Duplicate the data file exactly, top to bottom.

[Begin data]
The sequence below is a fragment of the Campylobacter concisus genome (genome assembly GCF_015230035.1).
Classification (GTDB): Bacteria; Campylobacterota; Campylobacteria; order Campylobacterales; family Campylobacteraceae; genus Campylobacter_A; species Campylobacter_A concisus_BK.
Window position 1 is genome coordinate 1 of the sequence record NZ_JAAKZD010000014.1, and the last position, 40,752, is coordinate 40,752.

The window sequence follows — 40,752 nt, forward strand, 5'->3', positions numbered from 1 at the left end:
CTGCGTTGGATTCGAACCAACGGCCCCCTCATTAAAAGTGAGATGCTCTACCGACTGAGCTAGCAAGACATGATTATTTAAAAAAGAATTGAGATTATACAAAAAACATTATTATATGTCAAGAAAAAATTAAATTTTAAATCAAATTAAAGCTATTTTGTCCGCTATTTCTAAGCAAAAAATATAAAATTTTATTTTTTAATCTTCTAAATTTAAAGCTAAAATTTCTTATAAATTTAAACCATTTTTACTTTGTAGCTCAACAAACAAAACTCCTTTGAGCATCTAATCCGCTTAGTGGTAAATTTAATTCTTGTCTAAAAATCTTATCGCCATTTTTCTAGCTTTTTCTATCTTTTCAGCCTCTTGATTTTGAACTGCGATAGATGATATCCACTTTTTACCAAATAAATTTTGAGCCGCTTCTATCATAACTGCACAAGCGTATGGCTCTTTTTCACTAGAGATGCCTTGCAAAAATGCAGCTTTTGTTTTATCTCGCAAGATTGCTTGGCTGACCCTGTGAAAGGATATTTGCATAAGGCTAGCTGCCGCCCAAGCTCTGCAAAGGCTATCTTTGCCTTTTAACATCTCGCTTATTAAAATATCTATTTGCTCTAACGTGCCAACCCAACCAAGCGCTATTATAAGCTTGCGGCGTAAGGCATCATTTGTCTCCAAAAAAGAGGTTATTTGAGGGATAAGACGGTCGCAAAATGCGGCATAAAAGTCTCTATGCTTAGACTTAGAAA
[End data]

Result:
The sequence below is a fragment of the Campylobacter concisus genome (genome assembly GCF_015230035.1).
Classification (GTDB): Bacteria; Campylobacterota; Campylobacteria; order Campylobacterales; family Campylobacteraceae; genus Campylobacter_A; species Campylobacter_A concisus_BK.
Window position 1 is genome coordinate 1 of the sequence record NZ_JAAKZD010000014.1, and the last position, 40,752, is coordinate 40,752.

The window sequence follows — 40,752 nt, forward strand, 5'->3', positions numbered from 1 at the left end:
CTGCGTTGGATTCGAACCAACGGCCCCCTCATTAAAAGTGAGATGCTCTACCGACTGAGCTAGCAAGACATGATTATTTAAAAAAGAATTGAGATTATACAAAAAACATTATTATATGTCAAGAAAAAATTAAATTTTAAATCAAATTAAAGCTATTTTGTCCGCTATTTCTAAGCAAAAAATATAAAATTTTATTTTTTAATCTTCTAAATTTAAAGCTAAAATTTCTTATAAATTTAAACCATTTTTACTTTGTAGCTCAACAAACAAAACTCCTTTGAGCATCTAATCCGCTTAGTGGTAAATTTAATTCTTGTCTAAAAATCTTATCGCCATTTTTCTAGCTTTTTCTATCTTTTCAGCCTCTTGATTTTGAACTGCGATAGATGATATCCACTTTTTACCAAATAAATTTTGAGCCGCTTCTATCATAACTGCACAAGCGTATGGCTCTTTTTCACTAGAGATGCCTTGCAAAAATGCAGCTTTTGTTTTATCTCGCAAGATTGCTTGGCTGACCCTGTGAAAGGATATTTGCATAAGGCTAGCTGCCGCCCAAGCTCTGCAAAGGCTATCTTTGCCTTTTAACATCTCGCTTATTAAAATATCTATTTGCTCTAACGTGCCAACCCAACCAAGCGCTATTATAAGCTTGCGGCGTAAGGCATCATTTGTCTCCAAAAAAGAGGTTATTTGAGGGATAAGACGGTCGCAAAATGCGGCATAAAAGTCTCTATGCTTAGACTTAGAAA